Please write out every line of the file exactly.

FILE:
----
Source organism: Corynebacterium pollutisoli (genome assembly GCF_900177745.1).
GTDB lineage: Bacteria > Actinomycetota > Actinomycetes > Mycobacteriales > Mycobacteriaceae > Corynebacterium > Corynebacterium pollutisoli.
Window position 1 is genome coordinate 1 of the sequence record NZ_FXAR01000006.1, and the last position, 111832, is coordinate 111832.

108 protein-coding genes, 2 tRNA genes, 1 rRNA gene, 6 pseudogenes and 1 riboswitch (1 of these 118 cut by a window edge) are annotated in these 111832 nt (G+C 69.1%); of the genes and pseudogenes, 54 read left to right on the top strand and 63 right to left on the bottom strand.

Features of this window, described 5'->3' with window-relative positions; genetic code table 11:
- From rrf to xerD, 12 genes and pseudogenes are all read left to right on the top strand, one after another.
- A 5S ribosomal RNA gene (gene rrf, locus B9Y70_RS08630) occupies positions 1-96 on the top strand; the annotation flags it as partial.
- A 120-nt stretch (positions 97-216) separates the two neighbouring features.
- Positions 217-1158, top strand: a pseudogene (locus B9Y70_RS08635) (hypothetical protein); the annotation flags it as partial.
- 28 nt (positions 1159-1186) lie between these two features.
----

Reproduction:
Source organism: Corynebacterium pollutisoli (genome assembly GCF_900177745.1).
GTDB lineage: Bacteria > Actinomycetota > Actinomycetes > Mycobacteriales > Mycobacteriaceae > Corynebacterium > Corynebacterium pollutisoli.
Window position 1 is genome coordinate 1 of the sequence record NZ_FXAR01000006.1, and the last position, 111832, is coordinate 111832.

108 protein-coding genes, 2 tRNA genes, 1 rRNA gene, 6 pseudogenes and 1 riboswitch (1 of these 118 cut by a window edge) are annotated in these 111832 nt (G+C 69.1%); of the genes and pseudogenes, 54 read left to right on the top strand and 63 right to left on the bottom strand.

Features of this window, described 5'->3' with window-relative positions; genetic code table 11:
- From rrf to xerD, 12 genes and pseudogenes are all read left to right on the top strand, one after another.
- A 5S ribosomal RNA gene (gene rrf, locus B9Y70_RS08630) occupies positions 1-96 on the top strand; the annotation flags it as partial.
- A 120-nt stretch (positions 97-216) separates the two neighbouring features.
- Positions 217-1158, top strand: a pseudogene (locus B9Y70_RS08635) (hypothetical protein); the annotation flags it as partial.
- 28 nt (positions 1159-1186) lie between these two features.